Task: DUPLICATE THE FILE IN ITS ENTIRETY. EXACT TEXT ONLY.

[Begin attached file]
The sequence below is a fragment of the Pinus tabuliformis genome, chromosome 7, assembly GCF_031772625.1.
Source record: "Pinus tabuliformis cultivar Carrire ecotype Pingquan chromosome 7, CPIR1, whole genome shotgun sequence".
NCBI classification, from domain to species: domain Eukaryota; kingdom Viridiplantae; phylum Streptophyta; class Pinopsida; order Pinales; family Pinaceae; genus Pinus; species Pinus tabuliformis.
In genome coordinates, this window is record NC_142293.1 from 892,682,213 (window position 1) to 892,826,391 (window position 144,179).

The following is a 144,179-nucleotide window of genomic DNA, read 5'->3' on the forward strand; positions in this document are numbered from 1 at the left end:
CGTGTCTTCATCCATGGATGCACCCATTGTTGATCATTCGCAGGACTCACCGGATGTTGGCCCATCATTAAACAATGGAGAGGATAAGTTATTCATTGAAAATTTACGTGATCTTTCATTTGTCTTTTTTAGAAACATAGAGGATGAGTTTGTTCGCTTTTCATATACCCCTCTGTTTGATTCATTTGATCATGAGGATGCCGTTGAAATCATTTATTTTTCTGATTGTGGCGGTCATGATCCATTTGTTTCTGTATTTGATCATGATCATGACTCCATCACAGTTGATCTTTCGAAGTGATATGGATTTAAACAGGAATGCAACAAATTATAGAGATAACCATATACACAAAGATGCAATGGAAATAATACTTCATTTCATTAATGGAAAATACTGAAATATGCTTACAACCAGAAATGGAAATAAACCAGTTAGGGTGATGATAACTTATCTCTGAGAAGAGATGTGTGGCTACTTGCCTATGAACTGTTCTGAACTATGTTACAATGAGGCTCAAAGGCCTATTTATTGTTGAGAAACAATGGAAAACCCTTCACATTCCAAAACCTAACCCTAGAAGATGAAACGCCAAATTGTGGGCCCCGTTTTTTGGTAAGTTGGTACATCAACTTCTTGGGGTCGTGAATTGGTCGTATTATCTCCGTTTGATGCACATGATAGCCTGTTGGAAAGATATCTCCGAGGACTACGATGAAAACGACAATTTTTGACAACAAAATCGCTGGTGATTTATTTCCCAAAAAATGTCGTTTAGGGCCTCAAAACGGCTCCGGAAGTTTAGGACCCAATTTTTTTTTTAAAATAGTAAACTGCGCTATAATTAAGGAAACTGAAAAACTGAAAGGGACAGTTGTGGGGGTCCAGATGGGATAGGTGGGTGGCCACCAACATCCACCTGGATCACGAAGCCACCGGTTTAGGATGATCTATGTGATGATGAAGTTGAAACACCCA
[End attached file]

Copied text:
The sequence below is a fragment of the Pinus tabuliformis genome, chromosome 7, assembly GCF_031772625.1.
Source record: "Pinus tabuliformis cultivar Carrire ecotype Pingquan chromosome 7, CPIR1, whole genome shotgun sequence".
NCBI classification, from domain to species: domain Eukaryota; kingdom Viridiplantae; phylum Streptophyta; class Pinopsida; order Pinales; family Pinaceae; genus Pinus; species Pinus tabuliformis.
In genome coordinates, this window is record NC_142293.1 from 892,682,213 (window position 1) to 892,826,391 (window position 144,179).

The following is a 144,179-nucleotide window of genomic DNA, read 5'->3' on the forward strand; positions in this document are numbered from 1 at the left end:
CGTGTCTTCATCCATGGATGCACCCATTGTTGATCATTCGCAGGACTCACCGGATGTTGGCCCATCATTAAACAATGGAGAGGATAAGTTATTCATTGAAAATTTACGTGATCTTTCATTTGTCTTTTTTAGAAACATAGAGGATGAGTTTGTTCGCTTTTCATATACCCCTCTGTTTGATTCATTTGATCATGAGGATGCCGTTGAAATCATTTATTTTTCTGATTGTGGCGGTCATGATCCATTTGTTTCTGTATTTGATCATGATCATGACTCCATCACAGTTGATCTTTCGAAGTGATATGGATTTAAACAGGAATGCAACAAATTATAGAGATAACCATATACACAAAGATGCAATGGAAATAATACTTCATTTCATTAATGGAAAATACTGAAATATGCTTACAACCAGAAATGGAAATAAACCAGTTAGGGTGATGATAACTTATCTCTGAGAAGAGATGTGTGGCTACTTGCCTATGAACTGTTCTGAACTATGTTACAATGAGGCTCAAAGGCCTATTTATTGTTGAGAAACAATGGAAAACCCTTCACATTCCAAAACCTAACCCTAGAAGATGAAACGCCAAATTGTGGGCCCCGTTTTTTGGTAAGTTGGTACATCAACTTCTTGGGGTCGTGAATTGGTCGTATTATCTCCGTTTGATGCACATGATAGCCTGTTGGAAAGATATCTCCGAGGACTACGATGAAAACGACAATTTTTGACAACAAAATCGCTGGTGATTTATTTCCCAAAAAATGTCGTTTAGGGCCTCAAAACGGCTCCGGAAGTTTAGGACCCAATTTTTTTTTTAAAATAGTAAACTGCGCTATAATTAAGGAAACTGAAAAACTGAAAGGGACAGTTGTGGGGGTCCAGATGGGATAGGTGGGTGGCCACCAACATCCACCTGGATCACGAAGCCACCGGTTTAGGATGATCTATGTGATGATGAAGTTGAAACACCCA